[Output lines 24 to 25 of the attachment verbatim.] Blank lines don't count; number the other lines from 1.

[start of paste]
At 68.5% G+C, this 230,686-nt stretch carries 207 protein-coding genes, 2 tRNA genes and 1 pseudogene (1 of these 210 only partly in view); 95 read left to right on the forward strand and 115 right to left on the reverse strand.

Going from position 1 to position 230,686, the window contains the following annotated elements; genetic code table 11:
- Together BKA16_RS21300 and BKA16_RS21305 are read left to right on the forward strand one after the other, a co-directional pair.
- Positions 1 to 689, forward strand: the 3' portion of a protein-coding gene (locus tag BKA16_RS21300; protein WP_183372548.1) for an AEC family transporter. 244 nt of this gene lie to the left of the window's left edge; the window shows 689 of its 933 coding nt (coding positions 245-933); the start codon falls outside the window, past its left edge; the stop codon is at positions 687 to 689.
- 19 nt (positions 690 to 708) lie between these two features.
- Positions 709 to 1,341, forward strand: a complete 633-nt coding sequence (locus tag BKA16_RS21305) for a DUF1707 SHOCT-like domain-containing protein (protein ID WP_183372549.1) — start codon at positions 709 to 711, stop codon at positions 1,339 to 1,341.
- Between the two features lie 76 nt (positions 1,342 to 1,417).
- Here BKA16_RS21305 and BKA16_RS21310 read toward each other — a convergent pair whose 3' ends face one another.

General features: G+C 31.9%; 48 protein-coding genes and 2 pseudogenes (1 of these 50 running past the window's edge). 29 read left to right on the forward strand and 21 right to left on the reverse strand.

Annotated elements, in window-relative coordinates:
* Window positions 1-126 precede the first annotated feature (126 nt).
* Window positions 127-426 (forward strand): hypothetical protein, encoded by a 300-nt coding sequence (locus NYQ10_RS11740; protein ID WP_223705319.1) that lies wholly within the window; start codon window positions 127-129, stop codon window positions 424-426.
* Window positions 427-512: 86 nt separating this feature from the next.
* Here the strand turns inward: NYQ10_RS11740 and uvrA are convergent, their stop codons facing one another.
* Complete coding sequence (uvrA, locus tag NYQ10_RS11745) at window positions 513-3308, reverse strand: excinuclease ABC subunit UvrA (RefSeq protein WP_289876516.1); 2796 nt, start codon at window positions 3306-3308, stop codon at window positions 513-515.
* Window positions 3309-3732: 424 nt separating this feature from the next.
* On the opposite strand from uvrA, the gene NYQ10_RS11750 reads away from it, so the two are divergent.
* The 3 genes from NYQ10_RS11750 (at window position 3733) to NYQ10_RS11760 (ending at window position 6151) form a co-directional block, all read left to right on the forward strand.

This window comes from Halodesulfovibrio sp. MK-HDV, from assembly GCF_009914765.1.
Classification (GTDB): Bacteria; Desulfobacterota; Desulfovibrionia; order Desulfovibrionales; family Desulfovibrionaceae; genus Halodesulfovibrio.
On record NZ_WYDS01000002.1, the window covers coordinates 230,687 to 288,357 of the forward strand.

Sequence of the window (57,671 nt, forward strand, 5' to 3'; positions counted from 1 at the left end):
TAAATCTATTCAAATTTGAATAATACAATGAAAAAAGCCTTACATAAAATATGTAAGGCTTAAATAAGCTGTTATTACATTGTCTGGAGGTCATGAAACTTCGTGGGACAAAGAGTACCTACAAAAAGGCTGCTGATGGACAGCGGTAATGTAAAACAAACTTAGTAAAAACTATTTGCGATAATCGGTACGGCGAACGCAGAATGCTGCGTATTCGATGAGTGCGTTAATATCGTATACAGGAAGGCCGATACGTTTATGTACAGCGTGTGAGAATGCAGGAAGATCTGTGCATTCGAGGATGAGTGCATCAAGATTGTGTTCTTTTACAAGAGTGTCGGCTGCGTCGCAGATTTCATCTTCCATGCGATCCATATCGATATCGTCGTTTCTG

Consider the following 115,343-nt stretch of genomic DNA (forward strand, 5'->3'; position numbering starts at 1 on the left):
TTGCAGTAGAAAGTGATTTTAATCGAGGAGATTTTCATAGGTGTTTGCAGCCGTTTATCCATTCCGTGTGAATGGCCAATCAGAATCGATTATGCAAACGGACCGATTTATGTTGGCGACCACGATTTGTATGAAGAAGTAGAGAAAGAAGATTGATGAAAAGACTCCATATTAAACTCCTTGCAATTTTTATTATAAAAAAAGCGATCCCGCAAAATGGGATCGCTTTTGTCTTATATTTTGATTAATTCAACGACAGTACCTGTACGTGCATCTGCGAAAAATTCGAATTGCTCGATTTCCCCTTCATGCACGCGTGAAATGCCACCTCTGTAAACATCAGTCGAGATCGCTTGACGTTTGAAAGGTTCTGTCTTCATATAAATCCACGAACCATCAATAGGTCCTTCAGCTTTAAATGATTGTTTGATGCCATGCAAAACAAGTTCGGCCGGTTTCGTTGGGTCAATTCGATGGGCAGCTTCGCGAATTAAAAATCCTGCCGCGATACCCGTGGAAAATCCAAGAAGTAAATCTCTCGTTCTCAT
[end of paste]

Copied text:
Consider the following 115,343-nt stretch of genomic DNA (forward strand, 5'->3'; position numbering starts at 1 on the left):
TTGCAGTAGAAAGTGATTTTAATCGAGGAGATTTTCATAGGTGTTTGCAGCCGTTTATCCATTCCGTGTGAATGGCCAATCAGAATCGATTATGCAAACGGACCGATTTATGTTGGCGACCACGATTTGTATGAAGAAGTAGAGAAAGAAGATTGATGAAAAGACTCCATATTAAACTCCTTGCAATTTTTATTATAAAAAAAGCGATCCCGCAAAATGGGATCGCTTTTGTCTTATATTTTGATTAATTCAACGACAGTACCTGTACGTGCATCTGCGAAAAATTCGAATTGCTCGATTTCCCCTTCATGCACGCGTGAAATGCCACCTCTGTAAACATCAGTCGAGATCGCTTGACGTTTGAAAGGTTCTGTCTTCATATAAATCCACGAACCATCAATAGGTCCTTCAGCTTTAAATGATTGTTTGATGCCATGCAAAACAAGTTCGGCCGGTTTCGTTGGGTCAATTCGATGGGCAGCTTCGCGAATTAAAAATCCTGCCGCGATACCCGTGGAAAATCCAAGAAGTAAATCTCTCGTTCTCAT